There are other minor complications with healing that commonly occur, but be assured that infections are the rarest of those complications. In each of those rare events, the infection has been the direct result of the client repeatedly touching the freshly tattooed area with dirty hands.

Frequently Panicky Exclamations

What's your problem? Maybe it's one of these.

Help! My tattoo stuck to my shirt/pajamas!

If this happens it will likely be just on the first night after you got your tattoo, and if it does happen, do not pull the clothing off! It feels crazy, but get into the shower with the clothing on. As it soaks in the shower it will release naturally. Then wash the tattoo as normal.

My foot/leg/arm is very swollen!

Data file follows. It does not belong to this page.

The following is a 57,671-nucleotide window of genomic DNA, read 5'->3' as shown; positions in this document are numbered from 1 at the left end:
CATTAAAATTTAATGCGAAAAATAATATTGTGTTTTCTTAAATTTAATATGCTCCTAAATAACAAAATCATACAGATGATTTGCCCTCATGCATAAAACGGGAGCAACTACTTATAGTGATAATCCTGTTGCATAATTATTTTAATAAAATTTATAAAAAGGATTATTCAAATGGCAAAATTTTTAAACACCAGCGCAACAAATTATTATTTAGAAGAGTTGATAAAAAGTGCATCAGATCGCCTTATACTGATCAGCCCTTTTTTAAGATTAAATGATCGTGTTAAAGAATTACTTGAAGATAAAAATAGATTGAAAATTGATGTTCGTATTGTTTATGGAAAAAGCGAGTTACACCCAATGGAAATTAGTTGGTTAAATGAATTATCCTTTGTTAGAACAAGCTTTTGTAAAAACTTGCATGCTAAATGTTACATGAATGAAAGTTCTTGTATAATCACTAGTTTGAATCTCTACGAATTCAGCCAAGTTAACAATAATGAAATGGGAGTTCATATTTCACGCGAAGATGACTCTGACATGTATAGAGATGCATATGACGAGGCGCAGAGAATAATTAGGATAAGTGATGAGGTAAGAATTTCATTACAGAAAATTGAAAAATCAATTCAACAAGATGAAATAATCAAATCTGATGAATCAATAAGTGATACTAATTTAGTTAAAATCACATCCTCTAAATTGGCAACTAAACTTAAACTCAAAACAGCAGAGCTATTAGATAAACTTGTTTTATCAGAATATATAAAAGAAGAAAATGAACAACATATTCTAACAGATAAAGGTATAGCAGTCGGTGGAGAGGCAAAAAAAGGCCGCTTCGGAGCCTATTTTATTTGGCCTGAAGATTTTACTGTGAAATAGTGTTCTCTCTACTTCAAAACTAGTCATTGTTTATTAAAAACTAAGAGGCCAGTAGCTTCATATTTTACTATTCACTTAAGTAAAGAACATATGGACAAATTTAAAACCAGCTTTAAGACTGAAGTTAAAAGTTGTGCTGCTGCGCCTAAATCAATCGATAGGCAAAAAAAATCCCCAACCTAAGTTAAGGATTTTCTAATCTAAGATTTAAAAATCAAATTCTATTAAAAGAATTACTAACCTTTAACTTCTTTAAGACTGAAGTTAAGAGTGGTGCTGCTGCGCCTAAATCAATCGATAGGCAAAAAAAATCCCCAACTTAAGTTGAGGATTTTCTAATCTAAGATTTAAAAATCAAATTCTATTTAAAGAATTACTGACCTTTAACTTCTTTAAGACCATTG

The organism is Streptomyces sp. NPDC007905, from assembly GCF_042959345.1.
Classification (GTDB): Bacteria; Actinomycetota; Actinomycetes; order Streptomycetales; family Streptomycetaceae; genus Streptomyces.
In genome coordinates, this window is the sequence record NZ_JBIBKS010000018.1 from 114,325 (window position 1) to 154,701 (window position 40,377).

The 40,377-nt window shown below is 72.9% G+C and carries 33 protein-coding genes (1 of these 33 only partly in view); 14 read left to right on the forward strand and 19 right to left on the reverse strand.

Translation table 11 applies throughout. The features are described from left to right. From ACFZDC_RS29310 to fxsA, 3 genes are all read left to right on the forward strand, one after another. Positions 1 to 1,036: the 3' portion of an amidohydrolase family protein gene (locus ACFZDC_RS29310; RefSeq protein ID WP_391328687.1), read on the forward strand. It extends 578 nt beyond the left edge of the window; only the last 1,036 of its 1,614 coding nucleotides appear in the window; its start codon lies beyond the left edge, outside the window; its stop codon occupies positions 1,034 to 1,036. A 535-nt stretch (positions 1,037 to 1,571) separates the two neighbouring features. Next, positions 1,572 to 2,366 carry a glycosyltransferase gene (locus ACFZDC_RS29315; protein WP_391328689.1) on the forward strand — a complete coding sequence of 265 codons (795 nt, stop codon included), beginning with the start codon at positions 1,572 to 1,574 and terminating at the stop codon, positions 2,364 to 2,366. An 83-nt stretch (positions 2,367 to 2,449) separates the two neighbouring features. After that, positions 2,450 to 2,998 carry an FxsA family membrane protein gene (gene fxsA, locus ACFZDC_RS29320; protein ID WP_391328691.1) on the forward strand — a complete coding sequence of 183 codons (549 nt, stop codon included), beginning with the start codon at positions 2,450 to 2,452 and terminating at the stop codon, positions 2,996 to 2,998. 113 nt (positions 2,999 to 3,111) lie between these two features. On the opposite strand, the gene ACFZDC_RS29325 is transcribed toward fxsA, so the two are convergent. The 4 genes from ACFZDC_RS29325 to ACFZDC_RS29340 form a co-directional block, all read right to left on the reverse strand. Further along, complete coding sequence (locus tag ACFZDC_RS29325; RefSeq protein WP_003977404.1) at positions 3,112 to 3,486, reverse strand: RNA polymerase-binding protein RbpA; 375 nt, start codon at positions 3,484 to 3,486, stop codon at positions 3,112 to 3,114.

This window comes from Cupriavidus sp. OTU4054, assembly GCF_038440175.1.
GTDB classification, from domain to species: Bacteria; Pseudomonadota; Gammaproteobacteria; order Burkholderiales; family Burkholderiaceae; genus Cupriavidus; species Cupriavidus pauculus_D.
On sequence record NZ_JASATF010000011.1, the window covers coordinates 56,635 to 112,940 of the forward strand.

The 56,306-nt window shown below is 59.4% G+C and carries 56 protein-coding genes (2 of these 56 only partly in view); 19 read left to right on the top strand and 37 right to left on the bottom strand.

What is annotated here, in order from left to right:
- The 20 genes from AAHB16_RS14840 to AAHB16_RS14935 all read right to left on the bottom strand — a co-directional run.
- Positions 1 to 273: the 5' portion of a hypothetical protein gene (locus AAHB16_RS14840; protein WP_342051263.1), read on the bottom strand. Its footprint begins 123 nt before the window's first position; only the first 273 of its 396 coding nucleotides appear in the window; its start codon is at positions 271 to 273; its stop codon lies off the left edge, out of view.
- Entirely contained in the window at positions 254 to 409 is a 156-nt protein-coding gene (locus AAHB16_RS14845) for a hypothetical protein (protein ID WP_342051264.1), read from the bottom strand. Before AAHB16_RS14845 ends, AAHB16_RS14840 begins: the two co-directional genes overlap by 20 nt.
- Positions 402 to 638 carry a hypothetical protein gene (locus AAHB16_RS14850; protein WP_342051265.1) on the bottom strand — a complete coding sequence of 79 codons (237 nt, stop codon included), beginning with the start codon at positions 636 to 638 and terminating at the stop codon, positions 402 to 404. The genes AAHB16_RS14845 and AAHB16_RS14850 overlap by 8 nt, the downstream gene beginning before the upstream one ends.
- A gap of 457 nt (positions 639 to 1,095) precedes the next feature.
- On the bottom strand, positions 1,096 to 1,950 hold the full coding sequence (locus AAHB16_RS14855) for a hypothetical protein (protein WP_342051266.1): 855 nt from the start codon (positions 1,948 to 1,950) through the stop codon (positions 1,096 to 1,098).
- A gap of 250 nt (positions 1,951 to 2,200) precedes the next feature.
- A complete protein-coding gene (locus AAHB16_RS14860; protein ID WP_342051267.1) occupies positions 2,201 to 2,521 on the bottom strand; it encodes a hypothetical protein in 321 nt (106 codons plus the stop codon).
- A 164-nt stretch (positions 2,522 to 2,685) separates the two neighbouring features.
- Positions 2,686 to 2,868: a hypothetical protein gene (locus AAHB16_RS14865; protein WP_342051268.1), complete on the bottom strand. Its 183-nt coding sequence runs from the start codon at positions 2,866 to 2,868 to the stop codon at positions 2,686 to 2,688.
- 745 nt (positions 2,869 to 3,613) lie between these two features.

Foot tattoos are particularly susceptible to swelling, and we highly recommend you elevate and ice, just as you might for a muscle sprain. When icing, always use a barrier such as a clean kitchen towel between the icepack and your skin, and follow the 15-minutes on, 15-minutes off rule. Many people find that ibuprofen (Advil) helps, but please consult with a doctor before taking any medication. Additionally, consider cutting back on salt intake for a few days, and remember to hydrate.

It looks like I have a bruise somewhere near my tattoo!

This is fairly common. It will heal like any other bruise will.

My tattoo has little red, itchy bumps all around it!

Congratulations, you have a sweat rash.